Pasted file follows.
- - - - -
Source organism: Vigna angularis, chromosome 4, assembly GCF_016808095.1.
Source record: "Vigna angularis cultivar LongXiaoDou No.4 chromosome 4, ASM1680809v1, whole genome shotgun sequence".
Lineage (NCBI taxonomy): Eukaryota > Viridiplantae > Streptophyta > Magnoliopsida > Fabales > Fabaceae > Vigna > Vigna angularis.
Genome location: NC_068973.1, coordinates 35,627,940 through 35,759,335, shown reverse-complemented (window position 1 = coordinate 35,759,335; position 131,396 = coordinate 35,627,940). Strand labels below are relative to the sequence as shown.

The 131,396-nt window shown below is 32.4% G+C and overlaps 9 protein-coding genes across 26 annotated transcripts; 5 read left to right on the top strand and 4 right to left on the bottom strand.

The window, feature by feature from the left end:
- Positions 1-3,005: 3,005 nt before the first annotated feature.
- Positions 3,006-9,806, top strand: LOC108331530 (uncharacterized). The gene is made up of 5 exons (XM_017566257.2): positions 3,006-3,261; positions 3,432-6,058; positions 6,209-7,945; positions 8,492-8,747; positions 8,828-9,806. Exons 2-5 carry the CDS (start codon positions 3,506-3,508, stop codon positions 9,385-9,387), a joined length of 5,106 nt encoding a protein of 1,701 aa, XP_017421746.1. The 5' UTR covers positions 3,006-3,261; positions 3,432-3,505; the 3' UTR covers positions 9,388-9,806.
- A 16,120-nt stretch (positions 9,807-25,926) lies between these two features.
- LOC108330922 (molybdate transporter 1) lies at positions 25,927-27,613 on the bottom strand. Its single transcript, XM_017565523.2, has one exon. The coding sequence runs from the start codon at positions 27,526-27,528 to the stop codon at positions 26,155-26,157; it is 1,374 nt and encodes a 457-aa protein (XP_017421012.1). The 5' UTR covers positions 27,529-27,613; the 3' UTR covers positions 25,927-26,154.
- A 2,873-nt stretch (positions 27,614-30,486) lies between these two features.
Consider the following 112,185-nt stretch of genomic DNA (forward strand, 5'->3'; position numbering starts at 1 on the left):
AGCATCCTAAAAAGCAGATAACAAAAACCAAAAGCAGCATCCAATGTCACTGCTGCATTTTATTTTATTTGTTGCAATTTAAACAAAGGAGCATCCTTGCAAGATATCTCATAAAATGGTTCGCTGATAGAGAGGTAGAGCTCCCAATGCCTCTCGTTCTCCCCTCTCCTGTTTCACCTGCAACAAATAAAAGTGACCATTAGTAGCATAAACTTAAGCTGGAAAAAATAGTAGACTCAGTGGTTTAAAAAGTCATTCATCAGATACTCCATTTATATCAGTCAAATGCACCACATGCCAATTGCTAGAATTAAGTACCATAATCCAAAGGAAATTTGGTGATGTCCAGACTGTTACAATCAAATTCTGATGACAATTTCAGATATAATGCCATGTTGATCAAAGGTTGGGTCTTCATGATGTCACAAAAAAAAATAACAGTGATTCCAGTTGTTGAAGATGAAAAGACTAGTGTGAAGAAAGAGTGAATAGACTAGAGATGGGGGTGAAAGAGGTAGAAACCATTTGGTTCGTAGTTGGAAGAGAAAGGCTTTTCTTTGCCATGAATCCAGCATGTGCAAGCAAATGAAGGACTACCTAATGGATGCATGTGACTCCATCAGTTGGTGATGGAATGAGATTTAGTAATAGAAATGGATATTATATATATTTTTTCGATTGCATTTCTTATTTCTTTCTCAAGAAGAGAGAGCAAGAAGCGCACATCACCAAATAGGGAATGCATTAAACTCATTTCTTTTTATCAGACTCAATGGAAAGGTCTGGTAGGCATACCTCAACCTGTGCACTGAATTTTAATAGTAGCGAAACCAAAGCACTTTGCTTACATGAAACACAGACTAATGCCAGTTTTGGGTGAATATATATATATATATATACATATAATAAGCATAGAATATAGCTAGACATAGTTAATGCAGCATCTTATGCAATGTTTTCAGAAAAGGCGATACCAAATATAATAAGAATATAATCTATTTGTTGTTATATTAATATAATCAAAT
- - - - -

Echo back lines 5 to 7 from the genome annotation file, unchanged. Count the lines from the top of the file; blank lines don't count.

The 131,396-nt window shown below is 32.4% G+C and overlaps 9 protein-coding genes across 26 annotated transcripts; 5 read left to right on the top strand and 4 right to left on the bottom strand.

The window, feature by feature from the left end:
- Positions 1-3,005: 3,005 nt before the first annotated feature.